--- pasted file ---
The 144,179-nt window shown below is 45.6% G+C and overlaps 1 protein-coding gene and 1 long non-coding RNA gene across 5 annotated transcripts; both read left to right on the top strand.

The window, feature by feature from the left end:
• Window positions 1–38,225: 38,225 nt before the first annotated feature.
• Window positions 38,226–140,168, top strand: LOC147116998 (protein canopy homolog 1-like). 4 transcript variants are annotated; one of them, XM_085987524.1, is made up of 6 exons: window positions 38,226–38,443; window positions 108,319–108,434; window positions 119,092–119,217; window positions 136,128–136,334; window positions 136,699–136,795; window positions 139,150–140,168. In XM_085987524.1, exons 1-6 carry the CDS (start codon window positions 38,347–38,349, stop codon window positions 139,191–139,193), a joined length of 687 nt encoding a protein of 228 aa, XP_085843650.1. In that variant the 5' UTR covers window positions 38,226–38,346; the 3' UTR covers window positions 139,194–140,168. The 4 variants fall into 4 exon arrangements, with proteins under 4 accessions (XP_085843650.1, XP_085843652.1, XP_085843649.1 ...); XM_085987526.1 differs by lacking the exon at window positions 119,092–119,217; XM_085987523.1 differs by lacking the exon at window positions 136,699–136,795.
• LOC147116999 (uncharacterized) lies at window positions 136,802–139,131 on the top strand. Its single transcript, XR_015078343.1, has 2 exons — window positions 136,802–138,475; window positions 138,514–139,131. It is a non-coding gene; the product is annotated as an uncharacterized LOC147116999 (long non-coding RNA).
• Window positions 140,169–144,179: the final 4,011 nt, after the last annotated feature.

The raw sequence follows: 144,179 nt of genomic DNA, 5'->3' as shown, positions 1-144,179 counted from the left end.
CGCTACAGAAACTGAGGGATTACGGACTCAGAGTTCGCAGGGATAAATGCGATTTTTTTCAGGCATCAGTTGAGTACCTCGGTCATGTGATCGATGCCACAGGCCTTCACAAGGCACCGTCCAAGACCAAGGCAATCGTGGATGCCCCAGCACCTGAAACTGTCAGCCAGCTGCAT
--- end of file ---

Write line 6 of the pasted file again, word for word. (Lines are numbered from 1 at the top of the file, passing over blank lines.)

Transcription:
• Window positions 140,169–144,179: the final 4,011 nt, after the last annotated feature.